Recipe: Coconut Macaroons From the Kitchen Window column
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Coconut Macaroons

Alice Medrich suggests you use the wide shaved flakes of unsweetened dried coconut, if you can find them, for this recipe adapted from her Chewy Gooey Crispy Crunchy (Artisan,2010). I couldn't find them, so I went with Plan B — ordinary sweetened shredded coconut from the supermarket. The macaroons were sublime — especially with a daub of melted bittersweet chocolate painted across the bottom once they've cooled. Best of all, they use up four whole egg whites — a full 1/2 cup.

T. Susan Chang for NPR
Coconut Macaroons
T. Susan Chang for NPR

Makes 22 cookies

4 large egg whites

3 1/2 cups unsweetened dried flaked, not shredded, coconut (also known as coconut chips) or 3 cups sweetened, dried shredded coconut

3/4 cup sugar

2 teaspoons pure vanilla extract

Slightly rounded 1/4 teaspoon salt

Line 2 cookie sheets with parchment paper.

Combine all of the ingredients in a large heatproof mixing bowl, preferably stainless steel because the mixture will heat faster than in glass. Set the bowl directly in a wide skillet of barely simmering water and stir the mixture with a silicone spatula, scraping the bottom to prevent burning, until the mixture is very hot to the touch and the egg whites have thickened slightly and turned from translucent to opaque, 5 to 7 minutes. Set the batter aside for 30 minutes to let the coconut absorb more of the goop.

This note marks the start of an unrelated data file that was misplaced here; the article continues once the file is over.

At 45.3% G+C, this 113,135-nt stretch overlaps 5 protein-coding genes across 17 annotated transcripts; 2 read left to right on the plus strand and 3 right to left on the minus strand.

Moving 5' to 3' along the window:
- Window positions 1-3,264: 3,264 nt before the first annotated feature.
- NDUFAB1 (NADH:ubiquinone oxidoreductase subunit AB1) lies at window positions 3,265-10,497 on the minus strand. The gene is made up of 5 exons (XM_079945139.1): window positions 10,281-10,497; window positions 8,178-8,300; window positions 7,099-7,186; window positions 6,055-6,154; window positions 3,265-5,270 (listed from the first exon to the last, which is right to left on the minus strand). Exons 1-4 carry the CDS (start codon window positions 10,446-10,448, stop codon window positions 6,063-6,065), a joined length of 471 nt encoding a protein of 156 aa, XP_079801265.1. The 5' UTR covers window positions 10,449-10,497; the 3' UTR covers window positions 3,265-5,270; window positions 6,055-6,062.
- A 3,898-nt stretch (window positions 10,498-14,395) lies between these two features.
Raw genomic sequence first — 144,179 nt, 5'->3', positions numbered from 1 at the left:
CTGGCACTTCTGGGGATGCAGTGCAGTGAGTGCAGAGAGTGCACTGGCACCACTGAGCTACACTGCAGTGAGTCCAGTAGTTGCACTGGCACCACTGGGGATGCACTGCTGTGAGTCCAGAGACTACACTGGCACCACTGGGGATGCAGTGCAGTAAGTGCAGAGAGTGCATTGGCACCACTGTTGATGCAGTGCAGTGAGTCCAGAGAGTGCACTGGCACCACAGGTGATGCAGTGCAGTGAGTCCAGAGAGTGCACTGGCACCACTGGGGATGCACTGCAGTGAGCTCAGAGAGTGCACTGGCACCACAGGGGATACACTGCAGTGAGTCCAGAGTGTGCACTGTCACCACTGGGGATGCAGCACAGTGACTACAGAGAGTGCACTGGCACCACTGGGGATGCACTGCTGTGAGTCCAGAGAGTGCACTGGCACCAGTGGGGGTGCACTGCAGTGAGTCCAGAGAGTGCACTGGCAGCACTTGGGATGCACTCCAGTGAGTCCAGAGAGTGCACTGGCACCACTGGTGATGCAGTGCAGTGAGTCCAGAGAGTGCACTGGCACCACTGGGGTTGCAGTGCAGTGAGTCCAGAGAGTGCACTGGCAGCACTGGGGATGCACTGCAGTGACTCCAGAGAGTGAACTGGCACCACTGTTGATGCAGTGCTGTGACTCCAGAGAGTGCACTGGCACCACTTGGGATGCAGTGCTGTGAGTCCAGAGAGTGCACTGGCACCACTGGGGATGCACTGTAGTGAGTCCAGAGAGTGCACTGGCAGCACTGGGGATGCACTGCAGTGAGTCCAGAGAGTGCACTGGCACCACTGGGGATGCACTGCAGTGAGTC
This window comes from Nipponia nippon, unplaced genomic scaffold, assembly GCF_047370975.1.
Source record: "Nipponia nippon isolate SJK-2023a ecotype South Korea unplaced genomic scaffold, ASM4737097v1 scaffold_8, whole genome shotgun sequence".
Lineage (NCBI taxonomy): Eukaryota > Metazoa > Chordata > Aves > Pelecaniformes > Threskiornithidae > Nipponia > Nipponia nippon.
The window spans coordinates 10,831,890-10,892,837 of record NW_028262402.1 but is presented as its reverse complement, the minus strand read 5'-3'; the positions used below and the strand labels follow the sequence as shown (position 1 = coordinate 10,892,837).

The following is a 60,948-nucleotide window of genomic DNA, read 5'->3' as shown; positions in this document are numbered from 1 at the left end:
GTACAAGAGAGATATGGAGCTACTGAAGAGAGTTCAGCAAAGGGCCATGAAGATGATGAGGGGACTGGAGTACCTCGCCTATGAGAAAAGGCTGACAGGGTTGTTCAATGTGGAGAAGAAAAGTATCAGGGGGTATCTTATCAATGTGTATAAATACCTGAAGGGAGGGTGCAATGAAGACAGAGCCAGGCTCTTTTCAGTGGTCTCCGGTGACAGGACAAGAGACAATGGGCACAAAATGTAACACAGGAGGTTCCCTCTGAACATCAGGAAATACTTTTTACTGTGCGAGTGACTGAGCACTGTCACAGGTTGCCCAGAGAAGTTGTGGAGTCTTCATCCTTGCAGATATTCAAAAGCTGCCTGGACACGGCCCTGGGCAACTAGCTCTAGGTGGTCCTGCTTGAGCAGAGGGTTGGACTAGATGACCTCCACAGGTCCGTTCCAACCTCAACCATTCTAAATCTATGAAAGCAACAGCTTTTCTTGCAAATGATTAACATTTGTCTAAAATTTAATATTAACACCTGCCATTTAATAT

Preheat the oven to 350 degrees. Position racks in the upper and lower thirds of the oven.

Using 2 tablespoons of batter, make attractive heaps 2 inches apart on the lined cookie sheets. Bake for about 5 minutes, just until the coconut tips begin to color, rotating the pans from top to bottom and from front to back halfway through the baking time to ensure even baking.

Lower the temperature to 325 degrees and bake for 10 to 15 minutes, until the cookies are a beautiful cream and gold with deeper brown edges, again rotating the pans from top to bottom and from front to back halfway through the baking time. If the coconut tips are browning too fast, lower the heat to 300 degrees. Set the pans or just the liners on racks to cool. Let cool completely before gently peeling the parchment away from each cookie.

The cookies are best on the day they are baked — the exterior is crisp and chewy and the interior soft and moist. Although the crispy edges will soften, the cookies remain delicious stored in an airtight container for 4 to 5 days.